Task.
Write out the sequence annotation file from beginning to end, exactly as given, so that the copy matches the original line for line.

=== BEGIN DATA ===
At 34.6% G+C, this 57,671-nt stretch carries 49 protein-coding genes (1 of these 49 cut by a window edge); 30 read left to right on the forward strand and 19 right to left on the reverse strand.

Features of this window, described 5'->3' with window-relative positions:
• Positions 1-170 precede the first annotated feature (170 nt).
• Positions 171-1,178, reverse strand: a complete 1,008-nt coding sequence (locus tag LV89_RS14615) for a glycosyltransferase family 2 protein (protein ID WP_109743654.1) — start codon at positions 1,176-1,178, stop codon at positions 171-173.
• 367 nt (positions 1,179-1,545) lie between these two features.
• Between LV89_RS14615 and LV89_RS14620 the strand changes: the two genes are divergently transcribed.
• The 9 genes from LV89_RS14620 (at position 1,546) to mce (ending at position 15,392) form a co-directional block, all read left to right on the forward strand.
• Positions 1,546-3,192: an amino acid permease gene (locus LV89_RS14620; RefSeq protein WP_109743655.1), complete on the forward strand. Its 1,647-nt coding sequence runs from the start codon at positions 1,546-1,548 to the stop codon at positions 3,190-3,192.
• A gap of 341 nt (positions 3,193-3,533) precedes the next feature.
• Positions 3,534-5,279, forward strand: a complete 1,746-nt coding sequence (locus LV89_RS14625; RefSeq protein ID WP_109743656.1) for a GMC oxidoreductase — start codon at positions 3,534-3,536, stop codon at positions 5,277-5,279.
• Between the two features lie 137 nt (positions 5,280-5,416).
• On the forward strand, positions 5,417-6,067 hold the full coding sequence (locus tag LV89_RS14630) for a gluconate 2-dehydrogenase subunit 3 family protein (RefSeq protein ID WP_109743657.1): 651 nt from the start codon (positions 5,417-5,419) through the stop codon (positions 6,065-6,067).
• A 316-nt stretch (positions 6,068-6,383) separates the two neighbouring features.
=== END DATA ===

At 34.6% G+C, this 57,671-nt stretch carries 49 protein-coding genes (1 of these 49 cut by a window edge); 30 read left to right on the forward strand and 19 right to left on the reverse strand.

Features of this window, described 5'->3' with window-relative positions:
• Positions 1-170 precede the first annotated feature (170 nt).
• Positions 171-1,178, reverse strand: a complete 1,008-nt coding sequence (locus tag LV89_RS14615) for a glycosyltransferase family 2 protein (protein ID WP_109743654.1) — start codon at positions 1,176-1,178, stop codon at positions 171-173.
• 367 nt (positions 1,179-1,545) lie between these two features.
• Between LV89_RS14615 and LV89_RS14620 the strand changes: the two genes are divergently transcribed.
• The 9 genes from LV89_RS14620 (at position 1,546) to mce (ending at position 15,392) form a co-directional block, all read left to right on the forward strand.
• Positions 1,546-3,192: an amino acid permease gene (locus LV89_RS14620; RefSeq protein WP_109743655.1), complete on the forward strand. Its 1,647-nt coding sequence runs from the start codon at positions 1,546-1,548 to the stop codon at positions 3,190-3,192.
• A gap of 341 nt (positions 3,193-3,533) precedes the next feature.
• Positions 3,534-5,279, forward strand: a complete 1,746-nt coding sequence (locus LV89_RS14625; RefSeq protein ID WP_109743656.1) for a GMC oxidoreductase — start codon at positions 3,534-3,536, stop codon at positions 5,277-5,279.
• Between the two features lie 137 nt (positions 5,280-5,416).
• On the forward strand, positions 5,417-6,067 hold the full coding sequence (locus tag LV89_RS14630) for a gluconate 2-dehydrogenase subunit 3 family protein (RefSeq protein ID WP_109743657.1): 651 nt from the start codon (positions 5,417-5,419) through the stop codon (positions 6,065-6,067).
• A 316-nt stretch (positions 6,068-6,383) separates the two neighbouring features.